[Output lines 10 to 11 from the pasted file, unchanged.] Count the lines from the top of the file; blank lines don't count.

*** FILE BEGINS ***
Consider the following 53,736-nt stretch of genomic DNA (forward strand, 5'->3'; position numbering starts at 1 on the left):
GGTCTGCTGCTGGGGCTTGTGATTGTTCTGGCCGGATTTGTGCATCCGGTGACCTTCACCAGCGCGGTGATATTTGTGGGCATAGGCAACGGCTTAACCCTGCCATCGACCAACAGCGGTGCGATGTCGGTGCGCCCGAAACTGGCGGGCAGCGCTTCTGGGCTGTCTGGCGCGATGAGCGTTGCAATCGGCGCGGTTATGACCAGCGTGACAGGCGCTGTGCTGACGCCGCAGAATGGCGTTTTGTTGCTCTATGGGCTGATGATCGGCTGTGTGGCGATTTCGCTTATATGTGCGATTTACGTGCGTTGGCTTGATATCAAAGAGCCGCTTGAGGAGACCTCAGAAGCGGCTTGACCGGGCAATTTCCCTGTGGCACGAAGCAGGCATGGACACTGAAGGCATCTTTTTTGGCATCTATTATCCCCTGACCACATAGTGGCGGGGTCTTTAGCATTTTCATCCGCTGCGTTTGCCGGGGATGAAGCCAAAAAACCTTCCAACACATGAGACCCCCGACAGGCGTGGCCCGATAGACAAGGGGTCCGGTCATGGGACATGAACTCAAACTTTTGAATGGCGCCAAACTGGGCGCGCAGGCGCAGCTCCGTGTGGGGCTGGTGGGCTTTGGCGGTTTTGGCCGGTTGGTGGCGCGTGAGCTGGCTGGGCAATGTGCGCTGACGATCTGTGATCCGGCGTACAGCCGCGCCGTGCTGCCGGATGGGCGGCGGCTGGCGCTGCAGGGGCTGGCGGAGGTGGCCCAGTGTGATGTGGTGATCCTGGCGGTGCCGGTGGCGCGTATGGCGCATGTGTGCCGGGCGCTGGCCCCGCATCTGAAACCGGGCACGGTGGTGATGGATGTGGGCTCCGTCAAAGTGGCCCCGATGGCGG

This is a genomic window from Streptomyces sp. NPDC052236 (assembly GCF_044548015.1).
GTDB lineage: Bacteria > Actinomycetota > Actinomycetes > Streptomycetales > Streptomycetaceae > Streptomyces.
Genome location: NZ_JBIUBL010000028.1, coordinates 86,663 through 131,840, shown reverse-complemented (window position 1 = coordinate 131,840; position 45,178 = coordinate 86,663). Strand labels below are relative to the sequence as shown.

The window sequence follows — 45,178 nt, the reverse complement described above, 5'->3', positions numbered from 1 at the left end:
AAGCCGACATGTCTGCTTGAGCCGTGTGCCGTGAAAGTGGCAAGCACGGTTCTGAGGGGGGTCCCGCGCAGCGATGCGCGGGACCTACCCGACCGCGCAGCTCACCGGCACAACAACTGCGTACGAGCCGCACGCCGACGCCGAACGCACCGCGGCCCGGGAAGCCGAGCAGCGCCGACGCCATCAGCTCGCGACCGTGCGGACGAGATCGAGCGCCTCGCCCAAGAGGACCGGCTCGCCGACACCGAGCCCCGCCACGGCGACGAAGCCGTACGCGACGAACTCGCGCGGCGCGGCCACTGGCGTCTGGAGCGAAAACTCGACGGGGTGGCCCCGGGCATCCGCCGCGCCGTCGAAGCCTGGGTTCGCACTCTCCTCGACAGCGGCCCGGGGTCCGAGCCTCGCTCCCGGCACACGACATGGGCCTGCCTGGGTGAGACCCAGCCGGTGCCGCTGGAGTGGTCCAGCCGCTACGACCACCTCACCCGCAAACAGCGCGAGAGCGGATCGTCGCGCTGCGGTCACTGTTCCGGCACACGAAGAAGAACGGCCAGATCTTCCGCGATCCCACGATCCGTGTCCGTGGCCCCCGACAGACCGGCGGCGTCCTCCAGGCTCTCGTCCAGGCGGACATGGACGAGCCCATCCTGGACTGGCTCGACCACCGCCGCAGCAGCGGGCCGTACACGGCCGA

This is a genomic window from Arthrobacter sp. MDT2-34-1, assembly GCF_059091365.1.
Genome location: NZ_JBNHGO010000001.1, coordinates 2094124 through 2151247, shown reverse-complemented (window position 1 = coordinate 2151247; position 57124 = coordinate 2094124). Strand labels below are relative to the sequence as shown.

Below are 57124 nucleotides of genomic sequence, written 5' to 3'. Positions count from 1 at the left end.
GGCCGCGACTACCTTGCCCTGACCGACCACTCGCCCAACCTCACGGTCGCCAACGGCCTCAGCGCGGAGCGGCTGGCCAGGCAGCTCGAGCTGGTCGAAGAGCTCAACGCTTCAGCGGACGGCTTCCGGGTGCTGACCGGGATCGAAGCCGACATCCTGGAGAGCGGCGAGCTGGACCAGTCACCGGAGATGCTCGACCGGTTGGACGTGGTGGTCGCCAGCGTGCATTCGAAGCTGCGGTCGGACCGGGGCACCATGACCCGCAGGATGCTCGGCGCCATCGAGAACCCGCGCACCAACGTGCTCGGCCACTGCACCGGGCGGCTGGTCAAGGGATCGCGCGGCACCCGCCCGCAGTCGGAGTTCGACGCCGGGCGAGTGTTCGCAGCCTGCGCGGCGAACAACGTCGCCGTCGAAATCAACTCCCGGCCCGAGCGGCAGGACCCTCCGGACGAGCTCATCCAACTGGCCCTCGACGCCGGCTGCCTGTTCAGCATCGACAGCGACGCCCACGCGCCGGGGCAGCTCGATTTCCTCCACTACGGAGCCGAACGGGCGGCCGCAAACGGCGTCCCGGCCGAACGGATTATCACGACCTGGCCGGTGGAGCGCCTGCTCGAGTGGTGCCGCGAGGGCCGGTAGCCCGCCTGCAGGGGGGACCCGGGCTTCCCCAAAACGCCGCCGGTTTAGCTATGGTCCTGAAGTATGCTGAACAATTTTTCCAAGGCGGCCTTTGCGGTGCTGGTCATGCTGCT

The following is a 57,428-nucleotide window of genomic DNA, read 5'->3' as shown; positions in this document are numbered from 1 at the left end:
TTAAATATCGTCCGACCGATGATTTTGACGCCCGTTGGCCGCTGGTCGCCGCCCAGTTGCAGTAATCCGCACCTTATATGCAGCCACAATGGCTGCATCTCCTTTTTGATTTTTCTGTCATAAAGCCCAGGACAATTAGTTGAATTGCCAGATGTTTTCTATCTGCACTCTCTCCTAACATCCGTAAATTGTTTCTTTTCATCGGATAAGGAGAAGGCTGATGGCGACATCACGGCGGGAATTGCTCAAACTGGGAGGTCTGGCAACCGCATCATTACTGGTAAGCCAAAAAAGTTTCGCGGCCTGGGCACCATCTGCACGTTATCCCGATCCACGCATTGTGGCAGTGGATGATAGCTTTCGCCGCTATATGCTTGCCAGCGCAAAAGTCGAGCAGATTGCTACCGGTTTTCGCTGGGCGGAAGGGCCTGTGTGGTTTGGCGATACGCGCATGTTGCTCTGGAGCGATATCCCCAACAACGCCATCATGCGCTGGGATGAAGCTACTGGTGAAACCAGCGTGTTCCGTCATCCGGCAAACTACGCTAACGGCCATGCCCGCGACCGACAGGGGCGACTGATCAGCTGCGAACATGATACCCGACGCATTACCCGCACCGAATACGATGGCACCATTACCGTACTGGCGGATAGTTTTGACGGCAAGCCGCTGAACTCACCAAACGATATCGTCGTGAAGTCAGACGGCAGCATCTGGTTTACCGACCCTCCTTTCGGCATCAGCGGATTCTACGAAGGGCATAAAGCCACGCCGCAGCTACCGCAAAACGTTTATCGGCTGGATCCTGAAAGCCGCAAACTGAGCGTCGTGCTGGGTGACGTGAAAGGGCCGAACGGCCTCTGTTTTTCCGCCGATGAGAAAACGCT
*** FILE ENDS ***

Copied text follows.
Below are 57124 nucleotides of genomic sequence, written 5' to 3'. Positions count from 1 at the left end.
GGCCGCGACTACCTTGCCCTGACCGACCACTCGCCCAACCTCACGGTCGCCAACGGCCTCAGCGCGGAGCGGCTGGCCAGGCAGCTCGAGCTGGTCGAAGAGCTCAACGCTTCAGCGGACGGCTTCCGGGTGCTGACCGGGATCGAAGCCGACATCCTGGAGAGCGGCGAGCTGGACCAGTCACCGGAGATGCTCGACCGGTTGGACGTGGTGGTCGCCAGCGTGCATTCGAAGCTGCGGTCGGACCGGGGCACCATGACCCGCAGGATGCTCGGCGCCATCGAGAACCCGCGCACCAACGTGCTCGGCCACTGCACCGGGCGGCTGGTCAAGGGATCGCGCGGCACCCGCCCGCAGTCGGAGTTCGACGCCGGGCGAGTGTTCGCAGCCTGCGCGGCGAACAACGTCGCCGTCGAAATCAACTCCCGGCCCGAGCGGCAGGACCCTCCGGACGAGCTCATCCAACTGGCCCTCGACGCCGGCTGCCTGTTCAGCATCGACAGCGACGCCCACGCGCCGGGGCAGCTCGATTTCCTCCACTACGGAGCCGAACGGGCGGCCGCAAACGGCGTCCCGGCCGAACGGATTATCACGACCTGGCCGGTGGAGCGCCTGCTCGAGTGGTGCCGCGAGGGCCGGTAGCCCGCCTGCAGGGGGGACCCGGGCTTCCCCAAAACGCCGCCGGTTTAGCTATGGTCCTGAAGTATGCTGAACAATTTTTCCAAGGCGGCCTTTGCGGTGCTGGTCATGCTGCT